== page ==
Born a member of the Ikwerre tribe in Aluu, Nigeria, Elechi Emmanuel Amadi (ah-MAH-dee) appears to have been inspired by the spirit that prompted Chinua Achebe to write Things Fall Apart (1958): the desire to show that Africa was not one long night of savagery before the coming of the Europeans. Amadi’s novels, particularly The Concubine, the tale of one woman’s effect on a village, and The Great Ponds, the recounting of a feud between two villages over fishing rights, are replete with anthropological detail. Readers can learn as much about the Ikwerre from Amadi as they can about the Ibo from Achebe. Yet whereas Achebe in his first novel concerns himself with the results of European contact on a tribal society, Amadi sets his first two novels in rural communities that have little or no contact with the outside world. The conflicts are internal and have to do with the villagers themselves. Thus, unlike other Nigerian novelists of his generation, Amadi is best known for his psychological delineation of characters and for his analysis of their psychological disposition and the forces—social, psychological, natural, and supernatural—that influence and condition them.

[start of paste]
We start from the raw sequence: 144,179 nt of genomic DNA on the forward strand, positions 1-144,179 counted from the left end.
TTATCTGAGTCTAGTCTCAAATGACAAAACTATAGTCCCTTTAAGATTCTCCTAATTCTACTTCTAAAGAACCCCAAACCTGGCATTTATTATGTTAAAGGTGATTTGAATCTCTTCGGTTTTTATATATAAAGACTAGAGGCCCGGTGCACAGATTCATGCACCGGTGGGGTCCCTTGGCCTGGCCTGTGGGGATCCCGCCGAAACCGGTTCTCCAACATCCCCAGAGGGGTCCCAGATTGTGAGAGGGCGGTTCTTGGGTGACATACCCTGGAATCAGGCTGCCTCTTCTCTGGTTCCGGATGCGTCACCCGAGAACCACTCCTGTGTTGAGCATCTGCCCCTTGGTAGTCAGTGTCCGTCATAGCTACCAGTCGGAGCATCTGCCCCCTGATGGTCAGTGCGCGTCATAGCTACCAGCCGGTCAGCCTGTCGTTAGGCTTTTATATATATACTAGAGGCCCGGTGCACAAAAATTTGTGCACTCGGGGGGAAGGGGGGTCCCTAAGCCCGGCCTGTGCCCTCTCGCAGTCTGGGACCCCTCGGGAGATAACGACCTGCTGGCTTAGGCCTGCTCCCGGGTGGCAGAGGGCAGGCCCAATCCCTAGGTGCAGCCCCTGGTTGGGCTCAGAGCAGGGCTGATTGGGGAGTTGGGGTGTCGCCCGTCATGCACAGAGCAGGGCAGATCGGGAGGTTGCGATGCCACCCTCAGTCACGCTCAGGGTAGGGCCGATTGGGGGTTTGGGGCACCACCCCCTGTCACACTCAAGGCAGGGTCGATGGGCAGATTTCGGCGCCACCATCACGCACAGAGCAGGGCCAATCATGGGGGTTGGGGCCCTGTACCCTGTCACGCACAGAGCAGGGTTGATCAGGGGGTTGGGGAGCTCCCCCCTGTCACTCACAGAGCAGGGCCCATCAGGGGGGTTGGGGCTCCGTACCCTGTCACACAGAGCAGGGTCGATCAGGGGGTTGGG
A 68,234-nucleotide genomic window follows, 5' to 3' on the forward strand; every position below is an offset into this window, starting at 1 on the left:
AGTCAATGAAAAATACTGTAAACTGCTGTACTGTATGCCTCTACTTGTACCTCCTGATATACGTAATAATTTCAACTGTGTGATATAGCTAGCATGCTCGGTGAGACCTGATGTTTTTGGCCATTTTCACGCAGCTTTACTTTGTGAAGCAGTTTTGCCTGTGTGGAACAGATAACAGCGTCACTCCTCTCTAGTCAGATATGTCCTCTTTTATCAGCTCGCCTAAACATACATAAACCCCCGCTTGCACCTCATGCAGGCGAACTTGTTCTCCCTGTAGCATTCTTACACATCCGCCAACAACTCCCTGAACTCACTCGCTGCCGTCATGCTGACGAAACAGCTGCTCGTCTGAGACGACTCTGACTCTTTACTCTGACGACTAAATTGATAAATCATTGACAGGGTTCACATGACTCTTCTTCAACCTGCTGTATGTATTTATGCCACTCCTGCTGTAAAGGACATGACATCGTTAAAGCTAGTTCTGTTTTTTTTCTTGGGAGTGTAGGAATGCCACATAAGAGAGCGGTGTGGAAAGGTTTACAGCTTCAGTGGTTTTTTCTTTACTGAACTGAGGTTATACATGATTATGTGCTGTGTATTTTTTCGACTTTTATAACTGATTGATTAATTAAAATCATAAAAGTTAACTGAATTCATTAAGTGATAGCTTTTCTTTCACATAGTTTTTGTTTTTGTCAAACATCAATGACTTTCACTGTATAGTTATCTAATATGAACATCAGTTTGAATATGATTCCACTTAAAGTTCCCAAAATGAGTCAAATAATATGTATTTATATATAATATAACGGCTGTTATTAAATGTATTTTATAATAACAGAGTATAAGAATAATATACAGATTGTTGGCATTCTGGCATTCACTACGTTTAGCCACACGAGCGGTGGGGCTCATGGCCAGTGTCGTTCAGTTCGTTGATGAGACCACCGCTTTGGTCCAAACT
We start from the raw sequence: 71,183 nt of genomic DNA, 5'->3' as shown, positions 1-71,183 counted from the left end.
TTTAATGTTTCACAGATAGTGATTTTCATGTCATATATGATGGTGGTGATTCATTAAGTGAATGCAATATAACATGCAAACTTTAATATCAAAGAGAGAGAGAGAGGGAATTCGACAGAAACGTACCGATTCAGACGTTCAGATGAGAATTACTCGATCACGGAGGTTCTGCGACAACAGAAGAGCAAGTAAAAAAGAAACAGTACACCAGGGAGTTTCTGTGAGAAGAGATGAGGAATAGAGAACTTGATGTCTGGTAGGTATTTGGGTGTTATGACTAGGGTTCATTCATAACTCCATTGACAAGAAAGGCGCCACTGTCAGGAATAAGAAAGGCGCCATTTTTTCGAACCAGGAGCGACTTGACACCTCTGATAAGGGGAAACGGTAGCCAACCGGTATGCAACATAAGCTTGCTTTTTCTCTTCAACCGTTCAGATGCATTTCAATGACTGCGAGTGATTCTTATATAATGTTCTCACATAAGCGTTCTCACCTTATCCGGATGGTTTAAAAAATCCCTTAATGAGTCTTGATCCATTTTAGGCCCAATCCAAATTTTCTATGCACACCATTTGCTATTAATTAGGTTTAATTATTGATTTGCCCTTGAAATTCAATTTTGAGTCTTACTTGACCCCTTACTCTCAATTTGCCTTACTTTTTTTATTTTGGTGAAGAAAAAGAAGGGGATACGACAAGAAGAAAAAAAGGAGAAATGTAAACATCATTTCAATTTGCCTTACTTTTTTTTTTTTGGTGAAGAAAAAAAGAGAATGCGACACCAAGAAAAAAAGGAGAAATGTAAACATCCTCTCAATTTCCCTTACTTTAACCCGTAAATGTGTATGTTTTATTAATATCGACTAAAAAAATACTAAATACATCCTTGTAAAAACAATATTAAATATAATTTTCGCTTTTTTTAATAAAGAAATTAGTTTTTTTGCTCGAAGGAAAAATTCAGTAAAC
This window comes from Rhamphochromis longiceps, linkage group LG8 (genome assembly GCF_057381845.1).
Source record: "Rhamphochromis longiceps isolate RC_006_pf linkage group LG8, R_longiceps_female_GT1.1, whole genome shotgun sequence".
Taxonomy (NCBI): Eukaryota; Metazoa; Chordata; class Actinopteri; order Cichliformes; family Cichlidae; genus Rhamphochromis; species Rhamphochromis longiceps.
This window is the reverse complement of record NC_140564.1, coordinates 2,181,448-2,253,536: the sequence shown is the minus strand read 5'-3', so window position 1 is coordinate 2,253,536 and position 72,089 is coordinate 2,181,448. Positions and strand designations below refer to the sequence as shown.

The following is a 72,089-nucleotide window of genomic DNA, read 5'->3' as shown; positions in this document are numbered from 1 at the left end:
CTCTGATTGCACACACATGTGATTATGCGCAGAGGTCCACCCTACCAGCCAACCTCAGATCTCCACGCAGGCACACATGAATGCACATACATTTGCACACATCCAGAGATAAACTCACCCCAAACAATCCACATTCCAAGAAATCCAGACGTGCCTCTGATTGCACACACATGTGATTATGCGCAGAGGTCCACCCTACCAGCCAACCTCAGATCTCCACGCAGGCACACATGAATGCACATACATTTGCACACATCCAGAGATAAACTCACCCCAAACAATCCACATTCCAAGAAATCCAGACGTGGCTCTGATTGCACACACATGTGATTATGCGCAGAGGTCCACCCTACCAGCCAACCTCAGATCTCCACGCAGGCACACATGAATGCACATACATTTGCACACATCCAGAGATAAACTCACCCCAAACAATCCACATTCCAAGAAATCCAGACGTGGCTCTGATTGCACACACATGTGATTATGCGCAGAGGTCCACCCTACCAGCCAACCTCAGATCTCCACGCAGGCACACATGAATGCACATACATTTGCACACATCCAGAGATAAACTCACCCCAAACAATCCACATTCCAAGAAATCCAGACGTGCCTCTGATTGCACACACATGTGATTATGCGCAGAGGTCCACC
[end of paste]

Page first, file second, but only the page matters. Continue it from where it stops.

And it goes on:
Amadi can be considered to represent the second generation of African authors. Educated in Nigeria when it was still a colonized nation, Amadi graduated from University College of Ibadan in 1959 and became a surveyor for the colonial administration, a job he held until...
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